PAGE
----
The man, Roger Gregory I later learn, drives home late. Middle aged, waistline exploding, hair thinning, marriage crumbling or perhaps ignorant of how close to the end the marriage is, he drives his Mustang with his windows up, A/C on full blast. A hurricane’s brewing—they’ll call it Matthew like you—in the Gulf, hundreds of miles south, but here it is heavy and humid even at 3:00 AM. Clouds reflect colored lights of the city. Gray reds and gray oranges and gray purples. Another night where the Braves blew the game late and lost in extras. Another beer that turned into many.

Maybe he tells himself, “No more nights like tonight.”

Maybe: “God, just get me home without getting pulled over by the cops and I swear.”

Maybe: “Hands on ten and two, keep the mustard straight and on the left.”




You know how this story ends. Your motorcycle idling in the turn lane. Do you dread home, me? Is that why you’ve taken the long way instead of cutting through deserted neighborhood streets? Or do you feel the buzz of another late night at work? The adrenaline of exhaustion. New bartenders and bar backs in need of your guidance, a last minute call in, Janet, with the sick child.

“That was a lie,” Janet tells me at a party months later.

“I don’t even have a kid,” Janet says.

“You couldn’t imagine how much that’s haunted me,” Janet says and drains her plastic glass of boxed red.

“I’ve been seeing a counselor ever since.”                                                                             

“I’m getting better.”

“I hope you can understand, Greta.”

And what am I become if not a purveyor of dark mercies?




“What am I to you?” I asked. We sat at the kitchen table, you on your way to bed, me trying to get through a bowl of steel-cut oats. We’d gone almost a month inhabiting the same space without being of the same space.

“What am I to you?” I said, afraid you’d say I don’t know or worse.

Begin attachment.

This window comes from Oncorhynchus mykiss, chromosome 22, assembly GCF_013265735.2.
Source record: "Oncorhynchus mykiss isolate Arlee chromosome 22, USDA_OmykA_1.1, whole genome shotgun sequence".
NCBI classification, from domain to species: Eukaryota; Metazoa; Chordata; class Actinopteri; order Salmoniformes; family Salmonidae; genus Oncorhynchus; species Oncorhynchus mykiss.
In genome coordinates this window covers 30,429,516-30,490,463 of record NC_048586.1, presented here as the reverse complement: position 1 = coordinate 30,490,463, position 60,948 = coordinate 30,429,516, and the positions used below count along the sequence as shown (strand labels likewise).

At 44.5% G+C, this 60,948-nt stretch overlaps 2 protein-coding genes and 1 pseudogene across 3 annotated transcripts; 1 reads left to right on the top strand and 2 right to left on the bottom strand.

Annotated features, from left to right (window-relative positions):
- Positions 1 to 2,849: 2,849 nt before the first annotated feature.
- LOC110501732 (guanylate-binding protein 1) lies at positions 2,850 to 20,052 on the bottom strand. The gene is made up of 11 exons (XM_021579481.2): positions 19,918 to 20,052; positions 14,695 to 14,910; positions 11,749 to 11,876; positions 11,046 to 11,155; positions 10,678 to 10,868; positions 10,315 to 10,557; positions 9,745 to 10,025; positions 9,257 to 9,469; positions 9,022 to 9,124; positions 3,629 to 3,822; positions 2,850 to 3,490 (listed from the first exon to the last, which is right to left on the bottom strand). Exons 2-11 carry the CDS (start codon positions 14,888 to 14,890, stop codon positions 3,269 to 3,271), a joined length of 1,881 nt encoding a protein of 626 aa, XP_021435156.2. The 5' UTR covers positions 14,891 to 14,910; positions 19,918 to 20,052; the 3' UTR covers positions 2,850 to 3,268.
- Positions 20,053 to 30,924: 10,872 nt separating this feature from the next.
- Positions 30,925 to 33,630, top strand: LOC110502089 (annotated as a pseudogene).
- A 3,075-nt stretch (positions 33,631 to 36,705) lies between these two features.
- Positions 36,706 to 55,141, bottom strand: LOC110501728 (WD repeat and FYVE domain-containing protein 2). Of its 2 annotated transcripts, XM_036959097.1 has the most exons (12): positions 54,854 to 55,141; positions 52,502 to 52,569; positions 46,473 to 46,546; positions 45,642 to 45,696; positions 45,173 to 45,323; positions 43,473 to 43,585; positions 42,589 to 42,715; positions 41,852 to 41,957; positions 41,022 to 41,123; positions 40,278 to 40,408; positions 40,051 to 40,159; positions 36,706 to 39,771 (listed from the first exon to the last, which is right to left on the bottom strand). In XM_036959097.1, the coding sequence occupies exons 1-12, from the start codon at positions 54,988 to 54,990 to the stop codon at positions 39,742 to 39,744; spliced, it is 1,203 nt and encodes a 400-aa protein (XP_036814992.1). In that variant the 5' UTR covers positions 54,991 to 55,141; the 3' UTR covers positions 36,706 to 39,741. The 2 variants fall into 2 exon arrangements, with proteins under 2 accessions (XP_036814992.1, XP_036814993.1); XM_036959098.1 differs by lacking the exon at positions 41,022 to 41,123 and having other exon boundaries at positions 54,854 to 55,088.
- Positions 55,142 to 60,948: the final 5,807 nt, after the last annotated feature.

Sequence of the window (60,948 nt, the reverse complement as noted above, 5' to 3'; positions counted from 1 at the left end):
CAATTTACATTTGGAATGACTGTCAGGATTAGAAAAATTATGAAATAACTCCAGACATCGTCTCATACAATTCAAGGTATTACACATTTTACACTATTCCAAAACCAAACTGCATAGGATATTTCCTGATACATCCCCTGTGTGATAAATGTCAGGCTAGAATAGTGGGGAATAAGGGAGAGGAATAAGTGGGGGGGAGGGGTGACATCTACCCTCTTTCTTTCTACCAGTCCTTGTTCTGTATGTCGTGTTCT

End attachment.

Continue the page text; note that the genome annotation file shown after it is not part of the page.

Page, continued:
Wrinkles formed along your forehead and vanished. You refused to return my gaze.

Here it comes, I thought. Here come those four words.

You said, “Greta.”

You said, “A tree.”

You said, “A quaking aspen, whose roots are intertwined.”

You said, “Please be patient. I promise this will get better.”




“I’m not a bad person,” Roger Gregory says. “I’ve just managed to make a real fuckup of my life.”

He knocked on the door this morning with a bouquet of Wal-Mart roses, price tag still attached. Thirteen dollars and a cent.  I let him in, offered coffee. What else could I do?

“The next day,” Roger Gregory says, seated at your spot. “I allocated ten thousand dollars from my will for charity.”

“His face,” Roger Gregory says. “It will be forever tattooed on my mind.”

But he never saw you. Just pictures they published in the newspaper: your face smudged and fuzzy. (I pressed too hard against the paper and carried residue of you around for days.)

Roger Gregory says, “I’ll be a better person.”

Roger Gregory says, “Yes please, I’ll take a warmup.”

Roger Gregory says, “I’ve been wondering if he ever served me.”




Maybe you hum that Talking Heads song you say someone, usually some mopey, mid-twenties white guy plays at least one time per shift. Do you love it or hate it or even notice yourself doing it? Has the song grown so familiar it has seeped into your bloodstream, become part of your internal rhythms?